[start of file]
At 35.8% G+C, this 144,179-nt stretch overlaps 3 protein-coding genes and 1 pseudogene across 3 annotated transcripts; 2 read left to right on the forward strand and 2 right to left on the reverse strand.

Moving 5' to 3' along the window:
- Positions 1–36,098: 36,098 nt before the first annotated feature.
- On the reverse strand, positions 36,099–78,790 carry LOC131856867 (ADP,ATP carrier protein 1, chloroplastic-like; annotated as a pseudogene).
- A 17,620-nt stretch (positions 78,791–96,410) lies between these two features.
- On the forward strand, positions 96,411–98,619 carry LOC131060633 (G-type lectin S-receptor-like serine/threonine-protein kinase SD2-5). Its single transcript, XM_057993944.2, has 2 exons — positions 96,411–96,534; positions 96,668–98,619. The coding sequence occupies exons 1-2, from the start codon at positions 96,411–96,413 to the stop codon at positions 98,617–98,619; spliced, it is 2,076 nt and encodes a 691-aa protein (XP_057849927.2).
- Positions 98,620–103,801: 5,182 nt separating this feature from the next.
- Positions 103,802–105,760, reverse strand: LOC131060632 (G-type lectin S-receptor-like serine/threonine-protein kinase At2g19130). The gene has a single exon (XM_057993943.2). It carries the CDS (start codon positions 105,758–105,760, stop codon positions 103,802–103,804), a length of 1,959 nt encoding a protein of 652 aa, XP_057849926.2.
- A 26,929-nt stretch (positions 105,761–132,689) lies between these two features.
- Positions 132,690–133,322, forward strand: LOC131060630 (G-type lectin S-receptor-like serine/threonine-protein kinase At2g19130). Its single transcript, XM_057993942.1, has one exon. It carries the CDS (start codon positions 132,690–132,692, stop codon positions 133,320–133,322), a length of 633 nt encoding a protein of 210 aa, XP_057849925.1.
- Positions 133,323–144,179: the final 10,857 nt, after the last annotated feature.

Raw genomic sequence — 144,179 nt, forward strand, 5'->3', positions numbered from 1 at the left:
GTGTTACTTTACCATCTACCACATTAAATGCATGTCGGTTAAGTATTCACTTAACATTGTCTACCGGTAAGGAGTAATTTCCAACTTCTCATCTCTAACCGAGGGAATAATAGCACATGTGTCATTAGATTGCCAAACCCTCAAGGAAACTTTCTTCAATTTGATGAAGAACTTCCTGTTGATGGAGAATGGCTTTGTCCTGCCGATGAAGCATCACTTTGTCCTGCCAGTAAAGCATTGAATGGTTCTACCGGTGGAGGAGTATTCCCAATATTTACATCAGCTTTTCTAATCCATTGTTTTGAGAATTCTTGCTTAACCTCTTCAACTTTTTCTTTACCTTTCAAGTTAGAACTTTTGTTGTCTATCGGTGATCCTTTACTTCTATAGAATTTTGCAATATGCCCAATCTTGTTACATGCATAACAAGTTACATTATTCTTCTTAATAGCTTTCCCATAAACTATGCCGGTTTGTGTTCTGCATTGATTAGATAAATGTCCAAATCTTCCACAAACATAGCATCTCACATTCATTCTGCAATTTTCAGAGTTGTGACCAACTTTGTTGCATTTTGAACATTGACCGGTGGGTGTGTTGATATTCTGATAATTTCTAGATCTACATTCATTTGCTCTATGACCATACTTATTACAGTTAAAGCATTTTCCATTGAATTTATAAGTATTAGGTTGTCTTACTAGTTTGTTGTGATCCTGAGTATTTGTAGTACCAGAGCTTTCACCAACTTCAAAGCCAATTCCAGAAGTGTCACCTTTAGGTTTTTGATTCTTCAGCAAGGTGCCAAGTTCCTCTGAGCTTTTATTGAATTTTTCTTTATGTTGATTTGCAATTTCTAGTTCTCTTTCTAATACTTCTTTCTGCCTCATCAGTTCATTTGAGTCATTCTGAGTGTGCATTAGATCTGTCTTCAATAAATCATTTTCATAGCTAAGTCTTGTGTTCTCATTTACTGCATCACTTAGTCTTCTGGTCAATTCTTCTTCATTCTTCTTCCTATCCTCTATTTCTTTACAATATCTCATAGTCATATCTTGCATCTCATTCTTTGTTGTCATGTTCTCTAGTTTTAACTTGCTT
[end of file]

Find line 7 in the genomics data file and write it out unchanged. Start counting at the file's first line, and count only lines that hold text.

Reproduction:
- Positions 98,620–103,801: 5,182 nt separating this feature from the next.